A brief view on development of Numbers (Numeric Systems)
Men of ancient times used sign language or sounds to communicate with each other. These sounds were oral and did not have any corresponding signs or signage (alphabets). It was only later that each sound was given a shape in the form of alphabets. Similarly, when men counted they used sounds and their fingers for signs. The Roman numbers are a classic example.
||Explanation of the signage
||Five but one finger taken to left hand
||Thumb and index finger
||Five and additional finger
||Five and the remaining fingers on the hand
||Both hands full so 2 fingers crossed or 2 fives while one is inverted
But again, they ran into a roadblock as they could not calculate any numbers larger than 10.
The Arabic number also did not have the zero and could not proceed any further. When the tenth came along the ancient man would make a mark of the floor, or use a stone to indicate each ten.
The word 'abacus' derives from the Greek word 'abax' or 'abakon' meaning table or tablet, which originated from the Semitic word 'abaq' meaning sand. The plural of 'abacus' is 'abacuses' or 'abaci'. And a user is called abacist.
The first abacus was almost certainly based on a flat stone covered with sand or dust. Words and letters were drawn in the sand; eventually numbers were added and pebbles used to aid calculations. In outdoor markets of those times, the simplest counting board involved drawing lines in the sand with one's fingers or with a stylus, and placing pebbles between those lines as placeholders representing numbers (the spaces between 2 lines would represent the units 10s, 100s, etc.). The more affluent people could afford small wooden tables having raised borders that were filled with sand (usually coloured blue or green). A benefit of these counting boards on tables, was that they could be moved without disturbing the calculation – the table could be picked up and carried indoors.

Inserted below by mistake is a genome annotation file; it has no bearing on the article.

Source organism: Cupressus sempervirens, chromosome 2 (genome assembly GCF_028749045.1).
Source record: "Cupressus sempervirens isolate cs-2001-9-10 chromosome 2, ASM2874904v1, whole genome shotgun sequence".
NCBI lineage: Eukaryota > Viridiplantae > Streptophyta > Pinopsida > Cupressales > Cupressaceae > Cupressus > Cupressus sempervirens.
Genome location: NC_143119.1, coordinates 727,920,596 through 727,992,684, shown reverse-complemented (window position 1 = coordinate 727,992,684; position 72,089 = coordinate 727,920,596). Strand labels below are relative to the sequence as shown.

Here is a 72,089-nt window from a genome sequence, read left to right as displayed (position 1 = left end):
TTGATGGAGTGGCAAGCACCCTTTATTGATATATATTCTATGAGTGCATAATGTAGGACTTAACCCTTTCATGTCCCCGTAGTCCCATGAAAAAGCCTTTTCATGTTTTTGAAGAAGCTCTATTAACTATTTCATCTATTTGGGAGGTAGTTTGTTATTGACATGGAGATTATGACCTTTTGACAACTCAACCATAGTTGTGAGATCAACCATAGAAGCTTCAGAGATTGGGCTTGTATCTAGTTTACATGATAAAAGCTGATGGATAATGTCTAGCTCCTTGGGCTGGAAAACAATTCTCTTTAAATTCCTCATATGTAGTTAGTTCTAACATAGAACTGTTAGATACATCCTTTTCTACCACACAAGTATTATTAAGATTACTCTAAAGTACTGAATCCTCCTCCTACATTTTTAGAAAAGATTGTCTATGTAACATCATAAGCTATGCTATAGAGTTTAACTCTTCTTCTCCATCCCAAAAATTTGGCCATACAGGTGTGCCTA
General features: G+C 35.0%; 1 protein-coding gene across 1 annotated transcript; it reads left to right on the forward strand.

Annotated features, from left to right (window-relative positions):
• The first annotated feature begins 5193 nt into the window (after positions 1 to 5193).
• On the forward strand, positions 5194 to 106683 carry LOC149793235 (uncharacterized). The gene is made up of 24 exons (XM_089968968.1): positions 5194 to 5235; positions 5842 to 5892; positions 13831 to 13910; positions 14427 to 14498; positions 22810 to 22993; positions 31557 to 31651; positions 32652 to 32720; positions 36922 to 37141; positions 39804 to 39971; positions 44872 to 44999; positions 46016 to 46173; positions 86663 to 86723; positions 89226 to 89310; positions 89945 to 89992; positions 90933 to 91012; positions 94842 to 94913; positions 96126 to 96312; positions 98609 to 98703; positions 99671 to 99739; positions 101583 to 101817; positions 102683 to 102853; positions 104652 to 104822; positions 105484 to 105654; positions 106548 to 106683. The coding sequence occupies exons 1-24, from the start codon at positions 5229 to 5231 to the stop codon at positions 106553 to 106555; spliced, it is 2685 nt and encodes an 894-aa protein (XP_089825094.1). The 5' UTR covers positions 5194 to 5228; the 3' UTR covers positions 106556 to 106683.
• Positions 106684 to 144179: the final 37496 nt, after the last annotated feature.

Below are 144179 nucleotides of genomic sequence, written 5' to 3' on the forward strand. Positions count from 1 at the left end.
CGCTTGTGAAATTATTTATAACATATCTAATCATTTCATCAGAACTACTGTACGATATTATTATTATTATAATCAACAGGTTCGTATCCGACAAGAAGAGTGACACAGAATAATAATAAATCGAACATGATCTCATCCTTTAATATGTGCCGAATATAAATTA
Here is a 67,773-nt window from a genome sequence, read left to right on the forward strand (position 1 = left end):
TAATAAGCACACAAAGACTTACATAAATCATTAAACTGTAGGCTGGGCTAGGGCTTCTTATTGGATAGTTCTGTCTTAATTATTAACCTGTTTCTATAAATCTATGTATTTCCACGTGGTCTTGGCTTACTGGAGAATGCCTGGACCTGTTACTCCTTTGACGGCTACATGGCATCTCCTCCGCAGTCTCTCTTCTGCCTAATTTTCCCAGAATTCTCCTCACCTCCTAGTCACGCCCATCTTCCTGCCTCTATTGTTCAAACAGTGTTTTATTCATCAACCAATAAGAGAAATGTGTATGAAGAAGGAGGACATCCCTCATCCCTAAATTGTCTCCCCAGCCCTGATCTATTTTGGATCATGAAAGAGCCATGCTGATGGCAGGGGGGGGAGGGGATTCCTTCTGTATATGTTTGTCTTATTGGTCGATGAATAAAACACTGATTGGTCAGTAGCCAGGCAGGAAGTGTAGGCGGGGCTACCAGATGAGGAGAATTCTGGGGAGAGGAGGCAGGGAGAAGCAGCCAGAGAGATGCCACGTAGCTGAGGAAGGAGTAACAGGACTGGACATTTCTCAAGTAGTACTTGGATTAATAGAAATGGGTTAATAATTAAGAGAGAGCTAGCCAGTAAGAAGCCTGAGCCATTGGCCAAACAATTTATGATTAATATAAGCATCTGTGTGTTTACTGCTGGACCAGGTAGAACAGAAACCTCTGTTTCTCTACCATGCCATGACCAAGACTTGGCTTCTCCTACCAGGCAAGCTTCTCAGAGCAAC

As civilizations grew they were able to develop abacuses that met their needs the best. The Babylonians used dust abacuses as early as 2400 BC. The origin of the counter abacus with strings is obscure, but India, Mesopotamia or Egypt are seen as probable points of origin. China played an essential part in the development and evolution of the abacus.